Anna of Cleves remained in England as the ‘king’s beloved sister’ until her death in 1557. Henry married eighteen-year-old Catherine Howard, a niece of the Duke of Norfolk, three weeks after his marriage to Anna ended. A year and a half later, Catherine’s indiscretions before and after her marriage were discovered and revealed, and they executed her. By now, Henry was obese, had ulcerated legs, and had become cantankerous and tyrannical, a far cry from the handsome and charismatic king of his youth.
Henry needed a companion and he married Katherine Parr, a twice-widowed, childless, mature woman who subscribed to Evangelical teachings. Catherine soothed Henry, nursing him and reuniting his family. She was Henry’s intellectual equal and the first Queen in England to publish her own texts. Henry trusted her enough to name her as Regent when he invaded France in 1544. It was his last military expedition, and he successfully took Boulogne.
When he returned, his policy centered on marrying his son Edward to Mary Queen of Scots, and the campaign called the ‘Rough Wooing’ began with England making scorching raids into Scotland. They would send Mary to France to avoid the violence and betrothed her to the French Dauphin. Eventually, Henry became bedridden with various physical ailments, but his mind stayed clear until his death. Various men of the Privy Council engaged in machinations and jockeyed for power as he lay ill. There is some controversy over the surrounding men having possibly manipulated his will, signing it with the dry stamp of his signature without his knowledge. He died on January 28, 1547 at Whitehall Palace in London and was buried in St. George’s Chapel at Windsor Castle, next to Queen Jane Seymour, who had given him the coveted male heir who succeeded him as King Edward VI.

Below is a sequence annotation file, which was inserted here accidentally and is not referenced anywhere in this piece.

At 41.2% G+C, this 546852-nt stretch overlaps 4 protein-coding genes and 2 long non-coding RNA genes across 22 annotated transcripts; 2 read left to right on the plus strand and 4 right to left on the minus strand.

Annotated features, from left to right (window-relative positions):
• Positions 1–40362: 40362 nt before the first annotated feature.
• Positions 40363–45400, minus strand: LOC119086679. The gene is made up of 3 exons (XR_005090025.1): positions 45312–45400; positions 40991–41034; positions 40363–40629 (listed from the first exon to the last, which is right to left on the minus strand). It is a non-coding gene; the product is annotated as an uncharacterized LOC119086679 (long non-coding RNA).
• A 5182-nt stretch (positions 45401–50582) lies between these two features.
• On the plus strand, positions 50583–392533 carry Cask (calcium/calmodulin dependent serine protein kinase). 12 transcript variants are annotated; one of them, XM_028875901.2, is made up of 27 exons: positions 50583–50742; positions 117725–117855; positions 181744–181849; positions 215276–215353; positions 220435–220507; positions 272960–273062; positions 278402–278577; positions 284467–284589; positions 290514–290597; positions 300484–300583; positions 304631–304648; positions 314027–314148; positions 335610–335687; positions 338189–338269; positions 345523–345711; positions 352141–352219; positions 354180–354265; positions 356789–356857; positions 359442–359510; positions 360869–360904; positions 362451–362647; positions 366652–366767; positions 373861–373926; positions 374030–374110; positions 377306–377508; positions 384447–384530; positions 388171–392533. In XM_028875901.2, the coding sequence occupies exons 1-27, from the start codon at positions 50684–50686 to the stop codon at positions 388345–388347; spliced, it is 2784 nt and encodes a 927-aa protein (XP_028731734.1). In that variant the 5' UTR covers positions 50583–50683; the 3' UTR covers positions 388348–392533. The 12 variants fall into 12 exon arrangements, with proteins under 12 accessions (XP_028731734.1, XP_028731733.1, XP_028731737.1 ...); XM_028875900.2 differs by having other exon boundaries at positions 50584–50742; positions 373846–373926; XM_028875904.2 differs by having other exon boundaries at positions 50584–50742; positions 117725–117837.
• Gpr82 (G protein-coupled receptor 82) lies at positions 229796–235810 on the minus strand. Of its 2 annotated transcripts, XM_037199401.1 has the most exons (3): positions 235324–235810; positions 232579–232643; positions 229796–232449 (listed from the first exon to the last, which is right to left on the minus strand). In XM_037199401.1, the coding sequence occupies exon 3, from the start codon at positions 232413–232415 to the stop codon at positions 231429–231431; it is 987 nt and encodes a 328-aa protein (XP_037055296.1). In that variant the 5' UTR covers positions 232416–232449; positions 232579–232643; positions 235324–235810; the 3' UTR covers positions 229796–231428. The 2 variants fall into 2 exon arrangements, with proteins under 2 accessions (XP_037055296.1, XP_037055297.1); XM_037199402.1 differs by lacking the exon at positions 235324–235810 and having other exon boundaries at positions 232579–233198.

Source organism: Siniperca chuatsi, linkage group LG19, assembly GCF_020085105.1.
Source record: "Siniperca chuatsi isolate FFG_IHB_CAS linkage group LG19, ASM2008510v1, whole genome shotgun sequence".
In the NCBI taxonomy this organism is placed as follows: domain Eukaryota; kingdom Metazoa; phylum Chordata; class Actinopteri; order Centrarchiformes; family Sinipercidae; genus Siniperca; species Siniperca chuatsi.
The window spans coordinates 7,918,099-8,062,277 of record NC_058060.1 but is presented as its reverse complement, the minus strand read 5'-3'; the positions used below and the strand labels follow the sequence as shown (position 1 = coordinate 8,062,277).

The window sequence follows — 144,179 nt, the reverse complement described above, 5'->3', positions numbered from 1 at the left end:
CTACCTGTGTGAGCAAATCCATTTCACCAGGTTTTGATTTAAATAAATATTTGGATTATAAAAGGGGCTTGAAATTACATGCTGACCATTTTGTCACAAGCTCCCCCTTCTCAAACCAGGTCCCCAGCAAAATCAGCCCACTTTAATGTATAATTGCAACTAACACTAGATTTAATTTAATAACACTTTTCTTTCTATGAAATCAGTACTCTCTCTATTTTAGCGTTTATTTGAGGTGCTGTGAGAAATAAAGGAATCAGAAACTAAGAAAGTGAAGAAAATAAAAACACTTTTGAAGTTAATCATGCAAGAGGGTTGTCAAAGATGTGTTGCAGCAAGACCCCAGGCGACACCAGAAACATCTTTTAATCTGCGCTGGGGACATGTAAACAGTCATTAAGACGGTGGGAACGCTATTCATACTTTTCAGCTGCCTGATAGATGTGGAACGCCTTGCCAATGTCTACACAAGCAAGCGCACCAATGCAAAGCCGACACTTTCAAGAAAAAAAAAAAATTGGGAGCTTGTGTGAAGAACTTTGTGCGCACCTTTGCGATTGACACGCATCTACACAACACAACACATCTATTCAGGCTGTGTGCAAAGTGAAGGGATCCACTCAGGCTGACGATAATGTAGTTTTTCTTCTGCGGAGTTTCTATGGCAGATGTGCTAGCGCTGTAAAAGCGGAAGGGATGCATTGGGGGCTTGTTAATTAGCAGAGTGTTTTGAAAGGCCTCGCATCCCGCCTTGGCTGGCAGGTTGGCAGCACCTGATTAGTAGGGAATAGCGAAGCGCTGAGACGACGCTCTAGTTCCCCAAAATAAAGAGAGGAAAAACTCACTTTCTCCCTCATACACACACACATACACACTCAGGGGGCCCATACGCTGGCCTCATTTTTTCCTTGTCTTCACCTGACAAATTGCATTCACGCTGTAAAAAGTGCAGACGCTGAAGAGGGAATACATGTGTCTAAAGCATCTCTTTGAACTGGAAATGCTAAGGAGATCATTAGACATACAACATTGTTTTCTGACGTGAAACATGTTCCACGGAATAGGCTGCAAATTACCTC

Further reading: “Henry VIII”, by J.J. Scarisbrick, “New Worlds–Lost Worlds: The Reign of the Tudors 1485-1603” by Susan Brigden, “Henry VIII: The Mask of Royalty” by Lacey Baldwin Smith, “Henry VIII: The King and His Court” by Alison Weir, “The Wives of Henry VIII” by Antonia Fraser, “Divorced, Beheaded, Survived: A Feminist Reinterpretation of the Wives of Henry VIII” by Karen Lindsey, “Henry VIII: The Life and Rule of England’s Nero” by John Matusiak, “The Last Days of Henry VIII” by Robert Hutchinson, “Four Princes: Henry VIII, Francis I, Charles V, Suleiman the Magnificent and the Obsessions that Forged Modern Europe” by John Julius Norwich, “Anna, Duchess of Cleves: The King’s Beloved Sister” by Heather R. Darsie